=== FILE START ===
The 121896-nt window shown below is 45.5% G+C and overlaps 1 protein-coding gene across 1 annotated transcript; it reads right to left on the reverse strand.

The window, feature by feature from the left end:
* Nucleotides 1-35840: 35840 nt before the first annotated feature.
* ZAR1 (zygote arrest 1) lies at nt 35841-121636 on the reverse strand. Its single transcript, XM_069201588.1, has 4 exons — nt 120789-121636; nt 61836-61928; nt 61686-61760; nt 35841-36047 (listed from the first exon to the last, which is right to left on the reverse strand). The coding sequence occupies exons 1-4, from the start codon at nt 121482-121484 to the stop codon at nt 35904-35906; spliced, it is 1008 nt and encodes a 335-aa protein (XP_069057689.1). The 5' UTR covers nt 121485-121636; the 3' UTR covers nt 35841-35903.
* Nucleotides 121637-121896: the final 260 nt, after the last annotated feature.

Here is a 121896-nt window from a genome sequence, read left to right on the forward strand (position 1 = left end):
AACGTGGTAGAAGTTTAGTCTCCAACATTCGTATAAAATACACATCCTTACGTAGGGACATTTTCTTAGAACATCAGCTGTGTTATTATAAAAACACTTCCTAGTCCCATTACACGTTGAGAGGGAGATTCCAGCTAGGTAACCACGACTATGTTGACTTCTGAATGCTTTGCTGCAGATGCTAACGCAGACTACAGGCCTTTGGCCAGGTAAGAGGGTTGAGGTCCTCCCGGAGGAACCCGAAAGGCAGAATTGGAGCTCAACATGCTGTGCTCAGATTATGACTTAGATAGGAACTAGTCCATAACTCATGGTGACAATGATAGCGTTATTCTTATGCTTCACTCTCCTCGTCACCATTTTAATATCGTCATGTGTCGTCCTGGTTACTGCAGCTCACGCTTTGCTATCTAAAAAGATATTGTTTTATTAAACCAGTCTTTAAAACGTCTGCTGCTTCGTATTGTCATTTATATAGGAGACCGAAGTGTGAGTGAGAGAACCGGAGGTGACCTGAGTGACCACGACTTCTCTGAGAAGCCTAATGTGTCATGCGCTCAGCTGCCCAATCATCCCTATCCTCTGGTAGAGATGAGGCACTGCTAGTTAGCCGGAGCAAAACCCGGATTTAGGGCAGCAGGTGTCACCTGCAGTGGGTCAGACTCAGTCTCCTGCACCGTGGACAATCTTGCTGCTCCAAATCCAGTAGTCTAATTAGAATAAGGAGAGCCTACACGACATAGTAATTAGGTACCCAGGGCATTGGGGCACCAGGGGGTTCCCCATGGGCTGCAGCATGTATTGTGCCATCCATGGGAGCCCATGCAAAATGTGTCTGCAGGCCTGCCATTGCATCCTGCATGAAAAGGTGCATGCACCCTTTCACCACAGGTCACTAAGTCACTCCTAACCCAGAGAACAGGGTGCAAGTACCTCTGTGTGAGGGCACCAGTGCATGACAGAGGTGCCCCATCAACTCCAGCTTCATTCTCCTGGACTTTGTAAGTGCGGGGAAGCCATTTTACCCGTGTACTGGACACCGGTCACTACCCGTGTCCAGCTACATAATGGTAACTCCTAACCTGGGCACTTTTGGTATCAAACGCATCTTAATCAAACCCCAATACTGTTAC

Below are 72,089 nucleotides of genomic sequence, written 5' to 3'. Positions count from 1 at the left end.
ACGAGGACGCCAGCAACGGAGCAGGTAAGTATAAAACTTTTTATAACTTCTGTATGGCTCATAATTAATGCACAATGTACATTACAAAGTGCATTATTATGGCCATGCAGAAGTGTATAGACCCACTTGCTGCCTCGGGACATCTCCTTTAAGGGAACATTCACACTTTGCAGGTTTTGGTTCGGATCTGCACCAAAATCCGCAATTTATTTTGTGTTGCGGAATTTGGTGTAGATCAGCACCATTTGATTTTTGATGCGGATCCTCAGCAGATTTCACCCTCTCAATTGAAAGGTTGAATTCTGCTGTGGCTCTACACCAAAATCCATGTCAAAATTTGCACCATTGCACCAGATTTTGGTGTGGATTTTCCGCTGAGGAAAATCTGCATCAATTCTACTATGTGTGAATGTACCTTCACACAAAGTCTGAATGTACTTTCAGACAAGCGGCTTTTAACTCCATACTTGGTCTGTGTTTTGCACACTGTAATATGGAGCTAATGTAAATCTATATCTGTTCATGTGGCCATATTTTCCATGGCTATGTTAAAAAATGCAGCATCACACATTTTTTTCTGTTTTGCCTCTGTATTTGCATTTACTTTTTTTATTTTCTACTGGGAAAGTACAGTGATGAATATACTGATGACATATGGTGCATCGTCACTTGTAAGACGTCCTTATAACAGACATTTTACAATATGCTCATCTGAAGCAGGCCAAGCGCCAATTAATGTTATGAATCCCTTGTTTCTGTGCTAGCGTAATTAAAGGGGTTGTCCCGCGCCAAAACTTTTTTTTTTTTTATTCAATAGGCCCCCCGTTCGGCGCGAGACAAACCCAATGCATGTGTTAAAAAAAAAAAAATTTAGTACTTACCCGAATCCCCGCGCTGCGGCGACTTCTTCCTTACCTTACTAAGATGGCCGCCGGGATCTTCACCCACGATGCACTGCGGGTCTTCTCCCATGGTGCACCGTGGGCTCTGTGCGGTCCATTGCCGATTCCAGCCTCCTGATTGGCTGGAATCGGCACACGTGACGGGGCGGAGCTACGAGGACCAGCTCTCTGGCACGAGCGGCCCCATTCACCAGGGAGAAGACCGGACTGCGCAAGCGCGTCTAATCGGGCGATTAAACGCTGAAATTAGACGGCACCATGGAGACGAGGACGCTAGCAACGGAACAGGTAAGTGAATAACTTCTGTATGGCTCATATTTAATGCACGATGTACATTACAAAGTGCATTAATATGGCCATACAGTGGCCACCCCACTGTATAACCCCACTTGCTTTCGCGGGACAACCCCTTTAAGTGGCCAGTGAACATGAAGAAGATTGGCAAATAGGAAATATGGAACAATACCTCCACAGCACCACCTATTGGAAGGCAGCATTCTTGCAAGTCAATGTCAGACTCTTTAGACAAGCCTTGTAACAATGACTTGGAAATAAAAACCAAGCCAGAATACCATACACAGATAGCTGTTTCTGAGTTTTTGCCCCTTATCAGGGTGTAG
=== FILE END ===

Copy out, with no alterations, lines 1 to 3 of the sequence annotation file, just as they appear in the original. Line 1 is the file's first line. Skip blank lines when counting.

The 121896-nt window shown below is 45.5% G+C and overlaps 1 protein-coding gene across 1 annotated transcript; it reads right to left on the reverse strand.

The window, feature by feature from the left end:
* Nucleotides 1-35840: 35840 nt before the first annotated feature.